South Korean parents have a faith that an entry into a recognized university guarantees success of their children or, at least, increases the possibility of their children’s success. With this faith, they put their children in various private educational institutions by setting a goal of their children’s education as an entry into a famous university. Such private education gradually lowered the target age of the education and it was extended to the age of young children. However, early childhood private education can have negative influence on young children. In this context, the study attempts to examine the general status of private education through surveys on private education and extracurricular activities focused on two-year-old children, the age passing from infancy to early childhood, and five-year-old children, the age passing from early childhood to the age of entering elementary school. Based on these analyses, the objective of the research is to propose a direction of improvement and policy support measures on private education for healthy growth and development of young children.
In order to achieve the goal, the study was conducted through literature research, survey research, workshop and advisory conferences. In literature research, different analyses were carried out on definition of terms related to private education, private education related laws, current status and perception on early childhood private education, impacts and effects of early childhood private education, researches related to extracurricular in kindergartens and daycare centers and daily schedule of young children. In terms of determining the current status of private education, existing data of the National Survey of Child Care and Education and the Panel Study on Korean Children(PSKC) were analyzed. In survey research, surveys, studies on the cases of private institutes and studies on counseling cases were carried out. Firstly, a survey was conducted to determine the general status and perception on private education and the study analyzed the responses of total 2,276 persons: 537 parents with two-year-old children, 434 teachers teaching two-year-old children, 704 parents with five-year-old children and 601 teachers teaching five-year-old children. Secondly, a case analysis was conducted with total 16 persons: 3 parents with two-year-old children and 4 parents with five-year-old children attending playschool, 4 parents with five-year-old children attending private English institutes and 5 parents with children attending kids sports club. Third, with the objectives to investigate the effects of early childhood private education on young children’ mental health and to draw implications, a counseling case analysis was carried out with 124 pairs of parents-children and among them, 5 cases were selected for in-depth analysis.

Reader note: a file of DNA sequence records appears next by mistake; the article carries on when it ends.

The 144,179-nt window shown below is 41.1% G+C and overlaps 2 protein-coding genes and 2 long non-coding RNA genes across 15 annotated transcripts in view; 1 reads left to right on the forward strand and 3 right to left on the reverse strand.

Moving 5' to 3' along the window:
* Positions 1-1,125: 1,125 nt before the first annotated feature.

As a result of the analysis, it was revealed that, the hours for private education in daily schedule of two-year-old and five-year-old children was considerably high. Although differences exist depending on the types of private institutes, children attending full-time private institutes were spending considerably high number of hours in learning. Among the subjects of the survey, 35.5% of two-year-old children and 83.6% of five-year-old children were found to receive private education. It was also found that two-year-old children are taking 1.7 types of private education, 2.6 times per week and 47.6 minutes per session whereas five-year-old children are taking 2.2 types of private education, 5.2 times per week and 50.1 minutes per session. The types of private education program participated by young children are more of academic education rather than education focusing on physical exercise, art and music, and many of two-year-old and five-year-old children are taking private lessons on Korean language. However, the parents considered that the current hours of the education are either appropriate or insufficient. It was revealed that the monthly expenditure on private education per child is about 4% of monthly household income. It was found that the parents of two-year-old children spend average of 134,300 KRW and the parents of five-year-old children spend average of 161,300 KRW per month. The parents with two-year-old children responded that the average age of starting private education is 22 months-old. However, desirable private education starting age was found to be 3.6-year-old for physical education, art and music, whereas it was 4.6-year-old for academic private education and this shows huge difference between recognition and reality. As a desirable direction of private education policy, high proportion of parents of both two-year-old and five-year-old children responded that the vitalization of extracurricular activities in kindergartens and child care centers are required and it was followed by construction of infrastructure and reduction of private education due to advertisement of the negative effects of early childhood private education.